research, testing, and logical analysis of Oracle issues). then you'll also
be able to benefit more from other people's observations, and filter our
what is relevant and what is not.

-- mcs

"Jug Ray" <jr*****@yahoo.com> wrote in message
news:fd**************************@posting.google.c om...
Frank <fv********@netscape.net> wrote in message

news:<bn**********@news1.tilbu1.nb.home.nl>...
Because it's a non-issue. All the answers are there (OK, OK - some
coding was actually left to the OP).

Give a man something to eat, and he will be hungry tomorrow,
teach him how to fidh, and he'll never be hungry again.
Or words the like.

Generally, we're not here to hold hands...


is the datatype an issue in indexes or not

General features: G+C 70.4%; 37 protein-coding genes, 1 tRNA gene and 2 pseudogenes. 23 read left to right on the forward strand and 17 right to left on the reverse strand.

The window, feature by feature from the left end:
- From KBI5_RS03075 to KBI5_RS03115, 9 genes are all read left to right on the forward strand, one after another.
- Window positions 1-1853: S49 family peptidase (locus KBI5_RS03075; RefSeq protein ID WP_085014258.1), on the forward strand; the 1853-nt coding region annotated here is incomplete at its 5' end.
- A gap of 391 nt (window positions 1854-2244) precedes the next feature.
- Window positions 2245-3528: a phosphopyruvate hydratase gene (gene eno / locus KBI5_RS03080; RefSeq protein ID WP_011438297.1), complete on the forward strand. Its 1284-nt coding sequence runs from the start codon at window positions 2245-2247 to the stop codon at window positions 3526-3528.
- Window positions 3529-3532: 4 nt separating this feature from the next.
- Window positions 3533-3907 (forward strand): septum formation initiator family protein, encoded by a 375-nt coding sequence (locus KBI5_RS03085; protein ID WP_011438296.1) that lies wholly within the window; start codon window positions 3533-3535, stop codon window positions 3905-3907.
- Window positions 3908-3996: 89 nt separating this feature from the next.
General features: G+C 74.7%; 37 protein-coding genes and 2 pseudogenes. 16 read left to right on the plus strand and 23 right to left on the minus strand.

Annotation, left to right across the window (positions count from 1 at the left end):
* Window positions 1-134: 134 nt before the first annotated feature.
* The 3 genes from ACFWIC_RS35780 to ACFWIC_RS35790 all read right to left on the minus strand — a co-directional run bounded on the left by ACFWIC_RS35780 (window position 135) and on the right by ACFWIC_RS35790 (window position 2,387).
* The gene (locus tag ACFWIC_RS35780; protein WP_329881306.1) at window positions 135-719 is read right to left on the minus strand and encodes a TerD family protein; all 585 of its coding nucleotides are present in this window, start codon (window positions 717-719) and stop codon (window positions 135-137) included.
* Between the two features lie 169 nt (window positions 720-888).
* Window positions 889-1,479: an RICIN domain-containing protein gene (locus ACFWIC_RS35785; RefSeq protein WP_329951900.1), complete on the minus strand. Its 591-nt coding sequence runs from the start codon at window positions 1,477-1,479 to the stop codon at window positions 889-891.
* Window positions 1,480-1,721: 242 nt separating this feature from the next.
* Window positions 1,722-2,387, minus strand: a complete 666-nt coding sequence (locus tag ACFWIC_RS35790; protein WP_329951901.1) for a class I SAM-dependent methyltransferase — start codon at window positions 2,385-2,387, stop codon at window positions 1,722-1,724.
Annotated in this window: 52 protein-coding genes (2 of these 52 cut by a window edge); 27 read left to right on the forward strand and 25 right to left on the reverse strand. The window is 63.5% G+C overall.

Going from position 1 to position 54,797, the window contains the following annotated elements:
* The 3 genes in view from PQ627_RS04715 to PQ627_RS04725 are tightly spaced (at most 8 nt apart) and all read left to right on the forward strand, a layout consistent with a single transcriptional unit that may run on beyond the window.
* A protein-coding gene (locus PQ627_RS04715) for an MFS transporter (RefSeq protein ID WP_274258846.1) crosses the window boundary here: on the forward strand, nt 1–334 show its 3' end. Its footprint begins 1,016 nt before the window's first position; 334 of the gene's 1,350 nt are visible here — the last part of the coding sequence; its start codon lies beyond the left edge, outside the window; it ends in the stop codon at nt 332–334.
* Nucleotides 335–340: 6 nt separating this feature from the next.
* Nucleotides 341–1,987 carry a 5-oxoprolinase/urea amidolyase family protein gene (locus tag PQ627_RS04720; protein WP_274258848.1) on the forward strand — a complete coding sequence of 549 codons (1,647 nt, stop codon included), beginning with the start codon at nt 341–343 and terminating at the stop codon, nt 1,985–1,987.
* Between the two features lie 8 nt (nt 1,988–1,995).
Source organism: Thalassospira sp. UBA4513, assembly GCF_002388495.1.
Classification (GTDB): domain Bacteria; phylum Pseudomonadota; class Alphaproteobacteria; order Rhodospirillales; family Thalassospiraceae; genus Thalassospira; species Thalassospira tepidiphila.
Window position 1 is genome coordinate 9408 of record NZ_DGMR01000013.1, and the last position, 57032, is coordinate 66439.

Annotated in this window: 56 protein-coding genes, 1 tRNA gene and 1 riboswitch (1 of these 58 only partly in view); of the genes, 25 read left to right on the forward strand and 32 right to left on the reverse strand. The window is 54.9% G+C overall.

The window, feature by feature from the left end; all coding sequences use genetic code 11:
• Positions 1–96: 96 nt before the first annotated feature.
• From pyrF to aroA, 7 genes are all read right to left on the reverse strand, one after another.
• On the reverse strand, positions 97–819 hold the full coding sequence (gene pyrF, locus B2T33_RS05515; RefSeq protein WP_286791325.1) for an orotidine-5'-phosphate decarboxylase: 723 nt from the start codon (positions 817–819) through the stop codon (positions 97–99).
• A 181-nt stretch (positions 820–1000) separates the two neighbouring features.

i am looking also for an answer to that one
for a long time, tell me where it is in the manual
chapter, verses, book of ... as you seem to speak
for the group at large

what are you trying to say in "Give a man..."
I know its all there but can make sense of what you say

Jug

Jul 19 '05 #14
"mcstock" <mc*****@enquery.com> wrote in message news:<v7********************@comcast.com>...
Sanjay,

You're focusing much to much attention on what really is a non-issue. For
many years, any type of NUMBER datatype has been the recommended datatype
for PKs. Overhead of NUMBER(10) vs NUMBER vs NUMBER(10,0) etc, etc. is in
reality not relevant.

[...snip...]
-- MCS


Thanks MCS,
Thats exactly what I was looking for

Regards
Sanjay
Jul 19 '05 #15